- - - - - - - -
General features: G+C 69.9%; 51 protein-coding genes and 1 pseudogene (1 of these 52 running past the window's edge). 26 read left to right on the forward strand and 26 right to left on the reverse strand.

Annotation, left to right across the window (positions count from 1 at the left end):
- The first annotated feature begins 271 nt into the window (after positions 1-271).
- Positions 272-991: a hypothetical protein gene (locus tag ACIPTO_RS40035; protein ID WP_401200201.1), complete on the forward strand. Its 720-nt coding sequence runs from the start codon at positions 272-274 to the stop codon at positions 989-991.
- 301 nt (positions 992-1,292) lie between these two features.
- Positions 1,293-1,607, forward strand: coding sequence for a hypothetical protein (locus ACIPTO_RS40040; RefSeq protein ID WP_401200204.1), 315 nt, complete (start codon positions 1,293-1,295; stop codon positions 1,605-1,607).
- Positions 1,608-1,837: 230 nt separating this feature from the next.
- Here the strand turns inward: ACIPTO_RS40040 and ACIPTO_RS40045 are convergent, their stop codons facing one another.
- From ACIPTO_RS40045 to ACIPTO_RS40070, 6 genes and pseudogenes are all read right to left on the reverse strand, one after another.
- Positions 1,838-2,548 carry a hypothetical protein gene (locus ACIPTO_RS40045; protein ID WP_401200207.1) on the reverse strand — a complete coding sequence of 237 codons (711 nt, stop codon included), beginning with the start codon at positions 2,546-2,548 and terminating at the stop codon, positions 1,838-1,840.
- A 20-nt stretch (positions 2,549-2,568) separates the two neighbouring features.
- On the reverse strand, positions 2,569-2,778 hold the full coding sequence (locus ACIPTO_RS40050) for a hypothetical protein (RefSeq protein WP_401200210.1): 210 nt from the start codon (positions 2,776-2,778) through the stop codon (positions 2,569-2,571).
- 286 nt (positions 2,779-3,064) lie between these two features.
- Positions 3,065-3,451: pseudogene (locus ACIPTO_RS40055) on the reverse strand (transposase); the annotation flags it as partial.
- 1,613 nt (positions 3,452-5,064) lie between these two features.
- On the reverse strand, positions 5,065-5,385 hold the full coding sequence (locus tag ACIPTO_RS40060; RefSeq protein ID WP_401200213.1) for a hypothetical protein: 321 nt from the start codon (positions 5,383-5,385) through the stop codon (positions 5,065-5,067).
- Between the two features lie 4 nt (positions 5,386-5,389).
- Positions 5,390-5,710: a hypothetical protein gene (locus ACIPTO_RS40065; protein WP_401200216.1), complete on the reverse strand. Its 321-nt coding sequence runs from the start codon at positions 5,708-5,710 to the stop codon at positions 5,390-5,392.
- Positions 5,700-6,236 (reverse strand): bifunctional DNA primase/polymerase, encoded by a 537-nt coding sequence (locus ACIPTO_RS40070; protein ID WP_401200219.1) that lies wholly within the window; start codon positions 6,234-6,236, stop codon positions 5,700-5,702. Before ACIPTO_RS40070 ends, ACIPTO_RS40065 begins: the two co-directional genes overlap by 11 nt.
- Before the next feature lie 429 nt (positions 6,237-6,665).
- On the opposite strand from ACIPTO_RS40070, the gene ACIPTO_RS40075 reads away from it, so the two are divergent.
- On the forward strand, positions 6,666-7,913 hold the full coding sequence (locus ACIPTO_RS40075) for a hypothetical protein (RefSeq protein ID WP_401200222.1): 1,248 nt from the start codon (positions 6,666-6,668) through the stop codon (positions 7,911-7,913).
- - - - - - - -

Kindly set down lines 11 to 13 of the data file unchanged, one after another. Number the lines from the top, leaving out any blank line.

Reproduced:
- A 20-nt stretch (positions 2,549-2,568) separates the two neighbouring features.
- On the reverse strand, positions 2,569-2,778 hold the full coding sequence (locus ACIPTO_RS40050) for a hypothetical protein (RefSeq protein WP_401200210.1): 210 nt from the start codon (positions 2,776-2,778) through the stop codon (positions 2,569-2,571).
- 286 nt (positions 2,779-3,064) lie between these two features.